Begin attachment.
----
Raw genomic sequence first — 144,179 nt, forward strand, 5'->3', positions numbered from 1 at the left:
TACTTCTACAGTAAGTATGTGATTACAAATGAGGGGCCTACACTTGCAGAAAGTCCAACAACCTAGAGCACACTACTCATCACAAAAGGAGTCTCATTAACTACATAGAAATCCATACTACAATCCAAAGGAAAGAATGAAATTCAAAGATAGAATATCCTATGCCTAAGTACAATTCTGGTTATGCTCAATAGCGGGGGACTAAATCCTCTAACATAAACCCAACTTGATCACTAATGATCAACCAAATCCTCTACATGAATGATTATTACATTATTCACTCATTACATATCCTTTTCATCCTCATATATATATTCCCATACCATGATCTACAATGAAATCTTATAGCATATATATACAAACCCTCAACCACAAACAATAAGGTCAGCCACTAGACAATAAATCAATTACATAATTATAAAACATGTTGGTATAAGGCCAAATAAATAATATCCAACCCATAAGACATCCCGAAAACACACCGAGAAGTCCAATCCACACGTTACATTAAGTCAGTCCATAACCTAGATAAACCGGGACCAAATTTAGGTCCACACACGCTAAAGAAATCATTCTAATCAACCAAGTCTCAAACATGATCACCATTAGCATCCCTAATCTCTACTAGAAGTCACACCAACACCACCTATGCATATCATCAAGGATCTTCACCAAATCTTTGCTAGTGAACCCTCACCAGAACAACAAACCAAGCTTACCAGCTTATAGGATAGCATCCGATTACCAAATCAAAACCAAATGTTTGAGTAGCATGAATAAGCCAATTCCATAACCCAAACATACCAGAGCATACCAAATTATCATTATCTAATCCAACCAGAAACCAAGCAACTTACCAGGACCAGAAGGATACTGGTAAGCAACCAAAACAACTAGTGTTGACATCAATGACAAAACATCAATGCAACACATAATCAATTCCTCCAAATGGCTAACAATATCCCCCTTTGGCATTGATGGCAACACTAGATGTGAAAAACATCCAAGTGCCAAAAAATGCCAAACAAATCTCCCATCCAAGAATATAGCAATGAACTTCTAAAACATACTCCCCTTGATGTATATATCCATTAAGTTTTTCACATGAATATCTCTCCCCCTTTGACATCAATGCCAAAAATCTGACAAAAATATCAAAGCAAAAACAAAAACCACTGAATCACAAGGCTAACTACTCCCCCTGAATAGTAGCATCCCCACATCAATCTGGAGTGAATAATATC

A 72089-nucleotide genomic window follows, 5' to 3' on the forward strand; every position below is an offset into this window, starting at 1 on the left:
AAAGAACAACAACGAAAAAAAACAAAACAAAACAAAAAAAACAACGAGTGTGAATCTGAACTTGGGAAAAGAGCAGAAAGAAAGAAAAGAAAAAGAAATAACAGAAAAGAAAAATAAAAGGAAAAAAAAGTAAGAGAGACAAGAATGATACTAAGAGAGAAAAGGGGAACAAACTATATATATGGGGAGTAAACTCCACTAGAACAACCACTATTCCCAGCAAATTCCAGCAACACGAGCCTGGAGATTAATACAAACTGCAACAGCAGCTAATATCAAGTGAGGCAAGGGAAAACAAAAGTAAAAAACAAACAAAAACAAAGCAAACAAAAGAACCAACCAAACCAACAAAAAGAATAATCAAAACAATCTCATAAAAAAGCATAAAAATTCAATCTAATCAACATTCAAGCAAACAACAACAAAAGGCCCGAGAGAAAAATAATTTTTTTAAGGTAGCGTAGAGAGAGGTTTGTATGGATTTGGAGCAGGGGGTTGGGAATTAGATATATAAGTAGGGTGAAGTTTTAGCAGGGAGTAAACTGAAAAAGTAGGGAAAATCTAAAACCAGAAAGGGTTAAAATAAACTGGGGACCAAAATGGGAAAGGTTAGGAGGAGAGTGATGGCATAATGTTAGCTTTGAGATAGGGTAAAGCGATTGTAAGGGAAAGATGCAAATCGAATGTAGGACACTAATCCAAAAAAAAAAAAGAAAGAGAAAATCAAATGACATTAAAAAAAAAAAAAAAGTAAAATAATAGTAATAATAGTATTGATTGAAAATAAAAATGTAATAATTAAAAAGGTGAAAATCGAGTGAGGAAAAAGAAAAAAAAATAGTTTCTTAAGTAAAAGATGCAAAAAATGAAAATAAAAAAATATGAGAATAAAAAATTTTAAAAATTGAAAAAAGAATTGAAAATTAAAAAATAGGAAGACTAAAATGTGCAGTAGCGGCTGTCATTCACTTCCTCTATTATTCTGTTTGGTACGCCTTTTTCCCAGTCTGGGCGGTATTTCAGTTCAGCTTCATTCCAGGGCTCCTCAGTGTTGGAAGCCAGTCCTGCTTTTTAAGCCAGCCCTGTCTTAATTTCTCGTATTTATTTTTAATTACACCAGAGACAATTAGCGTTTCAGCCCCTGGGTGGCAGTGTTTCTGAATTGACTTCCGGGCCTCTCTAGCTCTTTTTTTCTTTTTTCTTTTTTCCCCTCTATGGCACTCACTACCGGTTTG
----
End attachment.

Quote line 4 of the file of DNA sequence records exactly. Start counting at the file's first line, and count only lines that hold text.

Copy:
AAAGAACAACAACGAAAAAAAACAAAACAAAACAAAAAAAACAACGAGTGTGAATCTGAACTTGGGAAAAGAGCAGAAAGAAAGAAAAGAAAAAGAAATAACAGAAAAGAAAAATAAAAGGAAAAAAAAGTAAGAGAGACAAGAATGATACTAAGAGAGAAAAGGGGAACAAACTATATATATGGGGAGTAAACTCCACTAGAACAACCACTATTCCCAGCAAATTCCAGCAACACGAGCCTGGAGATTAATACAAACTGCAACAGCAGCTAATATCAAGTGAGGCAAGGGAAAACAAAAGTAAAAAACAAACAAAAACAAAGCAAACAAAAGAACCAACCAAACCAACAAAAAGAATAATCAAAACAATCTCATAAAAAAGCATAAAAATTCAATCTAATCAACATTCAAGCAAACAACAACAAAAGGCCCGAGAGAAAAATAATTTTTTTAAGGTAGCGTAGAGAGAGGTTTGTATGGATTTGGAGCAGGGGGTTGGGAATTAGATATATAAGTAGGGTGAAGTTTTAGCAGGGAGTAAACTGAAAAAGTAGGGAAAATCTAAAACCAGAAAGGGTTAAAATAAACTGGGGACCAAAATGGGAAAGGTTAGGAGGAGAGTGATGGCATAATGTTAGCTTTGAGATAGGGTAAAGCGATTGTAAGGGAAAGATGCAAATCGAATGTAGGACACTAATCCAAAAAAAAAAAAGAAAGAGAAAATCAAATGACATTAAAAAAAAAAAAAAAGTAAAATAATAGTAATAATAGTATTGATTGAAAATAAAAATGTAATAATTAAAAAGGTGAAAATCGAGTGAGGAAAAAGAAAAAAAAATAGTTTCTTAAGTAAAAGATGCAAAAAATGAAAATAAAAAAATATGAGAATAAAAAATTTTAAAAATTGAAAAAAGAATTGAAAATTAAAAAATAGGAAGACTAAAATGTGCAGTAGCGGCTGTCATTCACTTCCTCTATTATTCTGTTTGGTACGCCTTTTTCCCAGTCTGGGCGGTATTTCAGTTCAGCTTCATTCCAGGGCTCCTCAGTGTTGGAAGCCAGTCCTGCTTTTTAAGCCAGCCCTGTCTTAATTTCTCGTATTTATTTTTAATTACACCAGAGACAATTAGCGTTTCAGCCCCTGGGTGGCAGTGTTTCTGAATTGACTTCCGGGCCTCTCTAGCTCTTTTTTTCTTTTTTCTTTTTTCCCCTCTATGGCACTCACTACCGGTTTG